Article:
Title

MEASUREMNT OF POLYCYCLIC AROMATIC HYDROCARBONS COLLECTED FROM AMBIENT STOCKTON AIR

Introduction

PAHs are byproducts of combustion, which include automobile emissions, barbeques, cigarette smoking, and other processes such as roofing, oil refining, and coal gasification. Quantification of PAHs in the air is important because PAHs are known to be mutagenic/carcinogenic through examination of workers exposed to PAHs through their job environment as well as experimentation on animals.1 Using Gas Chromatography/Mass Spectrometry (GC/MS), 16 common PAHs are quantified in aerosols collected in Stockton air.

Purpose

To quantify the concentration of 16 common PAHs in Stockton air

Method

Using a known standard containing 16 of the most common Polycyclic Aromatic Hydrocarbons (PAHs) with the concentration of 100μg/mL, multiple serial dilutions were used to obtain concentrations between 0.5 to 5 μg/mL. These standards were then analyzed using GC/MS in order to identify the retention times of the PAHs from GC, and to characterize the mass spectral response. Each standard was analyzed twice on the GC/MS. The first run detected all possible ions at a given retention time while the second run, based on the results of the first run, narrowed in only on the specific ion with the highest peak at a given retention time in order to isolate the desired peak and to lower the detection limit. These peaks based on MS were produced by the known PAH as confirmed by a library search. With the GCMS response known for the PAH standards, the same parameters and methods for the standards were used for PAHs collected from ambient air. Parameters used included using a 30m 0.32mm ID capillary column coated with 0.25μL film thickness cross-linked 5% diphenyl/95% dimethylpolysiloxane, and employing Electron Impact ionization. GC temperature was held at 70ºC for 1 minute, raised to 120ºC at the rate of 25ºC/min and held for 5 min, raised to 150ºC at the rate of 25ºC/min and held for 4.2min, raised to 250ºC at rate of 10ºC/min and held for 20min, and finally raised to 300ºC at rate of 25ºC/min and held for 12 min. Aerosol samples were collected from the air using a micro-orifice impactor (MOUDI). PAHs, if present in the sample, should produce a peak at the same retention time as the standards through GC, and a similar ion fragmentation spectrum through MS. Also, through the standard calibration, the amount of PAHs in the aerosol sample was quantified. The amount of a particular PAH was then divided by the amount of air filtered using the MOUDI, to obtain an approximate concentration of that PAH in the air.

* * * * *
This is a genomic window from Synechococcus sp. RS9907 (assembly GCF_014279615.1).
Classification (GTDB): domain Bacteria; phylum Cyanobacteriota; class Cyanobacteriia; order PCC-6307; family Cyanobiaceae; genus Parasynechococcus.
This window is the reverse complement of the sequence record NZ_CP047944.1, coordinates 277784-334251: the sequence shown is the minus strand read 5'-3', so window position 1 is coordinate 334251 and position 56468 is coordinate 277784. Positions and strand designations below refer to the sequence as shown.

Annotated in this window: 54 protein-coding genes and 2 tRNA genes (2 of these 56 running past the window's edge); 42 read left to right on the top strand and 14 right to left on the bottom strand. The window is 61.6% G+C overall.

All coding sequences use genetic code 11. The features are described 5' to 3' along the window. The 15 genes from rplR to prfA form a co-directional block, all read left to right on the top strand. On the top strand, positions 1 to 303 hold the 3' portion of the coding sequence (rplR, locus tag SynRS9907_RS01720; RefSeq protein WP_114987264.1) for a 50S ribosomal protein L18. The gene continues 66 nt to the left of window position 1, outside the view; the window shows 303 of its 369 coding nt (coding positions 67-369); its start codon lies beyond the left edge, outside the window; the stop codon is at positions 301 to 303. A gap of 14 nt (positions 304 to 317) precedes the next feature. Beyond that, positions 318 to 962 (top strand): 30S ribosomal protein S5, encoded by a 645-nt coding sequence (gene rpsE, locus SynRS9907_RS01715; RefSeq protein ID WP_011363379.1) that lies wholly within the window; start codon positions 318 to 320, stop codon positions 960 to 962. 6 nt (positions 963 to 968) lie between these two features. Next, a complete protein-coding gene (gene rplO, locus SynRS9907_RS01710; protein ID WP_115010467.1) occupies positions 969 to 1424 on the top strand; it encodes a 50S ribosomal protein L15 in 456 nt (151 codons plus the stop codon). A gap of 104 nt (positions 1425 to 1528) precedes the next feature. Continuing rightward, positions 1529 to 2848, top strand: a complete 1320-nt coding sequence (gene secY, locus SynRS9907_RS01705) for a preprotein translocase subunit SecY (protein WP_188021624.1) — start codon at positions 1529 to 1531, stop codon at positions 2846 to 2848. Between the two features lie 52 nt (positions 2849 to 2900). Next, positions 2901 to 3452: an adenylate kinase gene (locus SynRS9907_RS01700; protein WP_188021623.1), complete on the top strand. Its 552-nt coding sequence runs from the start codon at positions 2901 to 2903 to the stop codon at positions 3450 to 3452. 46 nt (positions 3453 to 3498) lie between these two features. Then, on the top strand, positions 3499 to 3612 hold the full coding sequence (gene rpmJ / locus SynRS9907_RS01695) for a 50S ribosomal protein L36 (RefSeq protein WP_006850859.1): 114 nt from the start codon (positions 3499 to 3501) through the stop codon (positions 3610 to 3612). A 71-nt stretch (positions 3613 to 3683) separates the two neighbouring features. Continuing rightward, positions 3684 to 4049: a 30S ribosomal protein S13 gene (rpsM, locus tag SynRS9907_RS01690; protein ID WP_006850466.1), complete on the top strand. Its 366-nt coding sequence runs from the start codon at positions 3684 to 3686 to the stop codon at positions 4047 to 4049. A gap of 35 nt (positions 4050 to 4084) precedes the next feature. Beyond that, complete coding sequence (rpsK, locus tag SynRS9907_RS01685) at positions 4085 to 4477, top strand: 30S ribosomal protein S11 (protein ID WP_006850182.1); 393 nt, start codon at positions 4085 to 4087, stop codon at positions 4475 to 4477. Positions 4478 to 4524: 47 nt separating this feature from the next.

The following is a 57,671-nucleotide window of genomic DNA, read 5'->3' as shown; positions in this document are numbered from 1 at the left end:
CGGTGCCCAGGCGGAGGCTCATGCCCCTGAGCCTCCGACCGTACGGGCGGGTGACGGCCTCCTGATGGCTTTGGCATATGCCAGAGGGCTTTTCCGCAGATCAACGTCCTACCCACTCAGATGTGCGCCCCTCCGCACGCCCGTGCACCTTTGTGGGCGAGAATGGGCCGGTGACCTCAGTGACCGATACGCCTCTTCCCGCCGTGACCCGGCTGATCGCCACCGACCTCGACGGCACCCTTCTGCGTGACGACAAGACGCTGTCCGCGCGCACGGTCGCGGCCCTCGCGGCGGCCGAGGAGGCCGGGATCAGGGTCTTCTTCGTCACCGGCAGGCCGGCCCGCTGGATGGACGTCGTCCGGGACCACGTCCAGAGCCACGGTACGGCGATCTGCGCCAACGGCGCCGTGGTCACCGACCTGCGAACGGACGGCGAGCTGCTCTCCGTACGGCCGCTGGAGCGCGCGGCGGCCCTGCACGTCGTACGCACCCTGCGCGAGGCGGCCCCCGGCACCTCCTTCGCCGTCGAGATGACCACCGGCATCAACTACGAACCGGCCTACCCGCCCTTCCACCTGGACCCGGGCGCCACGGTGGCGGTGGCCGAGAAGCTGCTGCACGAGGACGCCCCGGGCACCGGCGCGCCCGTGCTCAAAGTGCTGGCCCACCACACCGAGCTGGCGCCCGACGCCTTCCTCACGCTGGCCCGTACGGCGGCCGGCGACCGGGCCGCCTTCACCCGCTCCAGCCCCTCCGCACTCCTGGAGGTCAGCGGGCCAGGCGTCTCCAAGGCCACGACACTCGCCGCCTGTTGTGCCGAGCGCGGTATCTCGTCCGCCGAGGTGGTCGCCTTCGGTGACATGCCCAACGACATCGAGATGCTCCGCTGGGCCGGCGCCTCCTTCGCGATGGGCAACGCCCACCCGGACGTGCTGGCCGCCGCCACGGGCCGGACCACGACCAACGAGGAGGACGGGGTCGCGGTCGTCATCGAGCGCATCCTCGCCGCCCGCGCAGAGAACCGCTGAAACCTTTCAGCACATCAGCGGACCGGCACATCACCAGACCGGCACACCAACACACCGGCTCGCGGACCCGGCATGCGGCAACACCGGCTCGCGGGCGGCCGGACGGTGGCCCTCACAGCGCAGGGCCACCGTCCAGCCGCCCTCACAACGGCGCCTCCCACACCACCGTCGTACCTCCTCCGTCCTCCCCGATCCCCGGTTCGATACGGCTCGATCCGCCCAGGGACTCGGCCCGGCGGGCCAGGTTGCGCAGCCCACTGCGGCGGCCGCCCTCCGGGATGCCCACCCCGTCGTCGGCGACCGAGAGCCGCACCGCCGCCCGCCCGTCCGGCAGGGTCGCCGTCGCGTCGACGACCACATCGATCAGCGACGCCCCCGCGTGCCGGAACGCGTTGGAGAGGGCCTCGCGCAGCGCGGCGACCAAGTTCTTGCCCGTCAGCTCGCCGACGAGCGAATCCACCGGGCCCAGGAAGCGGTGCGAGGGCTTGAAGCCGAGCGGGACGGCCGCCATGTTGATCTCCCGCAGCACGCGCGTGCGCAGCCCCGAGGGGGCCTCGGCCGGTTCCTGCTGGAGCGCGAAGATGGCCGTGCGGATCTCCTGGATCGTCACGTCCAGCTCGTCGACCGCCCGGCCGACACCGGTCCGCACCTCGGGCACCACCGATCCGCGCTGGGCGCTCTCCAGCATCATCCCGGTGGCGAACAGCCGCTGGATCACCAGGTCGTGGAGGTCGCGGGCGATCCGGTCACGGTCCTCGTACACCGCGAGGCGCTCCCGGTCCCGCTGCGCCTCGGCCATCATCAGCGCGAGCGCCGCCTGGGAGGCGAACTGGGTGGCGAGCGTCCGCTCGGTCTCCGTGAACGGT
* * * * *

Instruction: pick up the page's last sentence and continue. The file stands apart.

Results

Through running each different concentration of the known standard, an approximate retention time for each of the 16 PAHs was obtained with the set parameters ran on the GC/MS. Each of the PAHs produced a different retention time as a result of varying boiling points and intermolecular interactions. For the fragmentation ion spectrum, most of the PAHs stayed intact as aromatic rings are quite stable and can accommodate a loss of an electron. For each of the 16 different PAHs, the concentration of each of the PAHs was graphed against the peak area obtained through the chromatogram produced by GC/MS. The R2 value obtained from this graph was at least 0.99 for all PAHs. These graphs were then used to quantify the unknown samples collected through the MOUDI, by using the equation obtained from the line and plugging in the peak area obtained from GC/MS. This data as of currently is still being obtained. Several blank samples were also run in order to determine the detection limit. An extremely low detection limit could complicate sample collection and require a large volume of air to be sampled, or a spike recovery method to detect small amounts of sample.

Significance

PAHs are known carcinogens produced in abundance as byproducts of combustion. By quantifying the concentration of PAHs in the air, this data can be used to determine if levels of PAH in the atmosphere is high enough to be toxic to humans as well as other living creatures.

Location

DeRosa University Center, Stockton campus, University of the Pacific

Format

Poster Presentation

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Mar 25th, 10:00 AM Mar 25th, 3:00 PM

MEASUREMNT OF POLYCYCLIC AROMATIC HYDROCARBONS COLLECTED FROM AMBIENT STOCKTON AIR

DeRosa University Center, Stockton campus, University of the Pacific

PAHs are byproducts of combustion, which include automobile emissions, barbeques, cigarette smoking, and other processes such as roofing, oil refining, and coal gasification. Quantification of PAHs in the air is important because PAHs are known to be mutagenic/carcinogenic through examination of workers exposed to PAHs through their job environment as well as experimentation on animals.1 Using Gas Chromatography/Mass Spectrometry (GC/MS), 16 common PAHs are quantified in aerosols collected in Stockton air.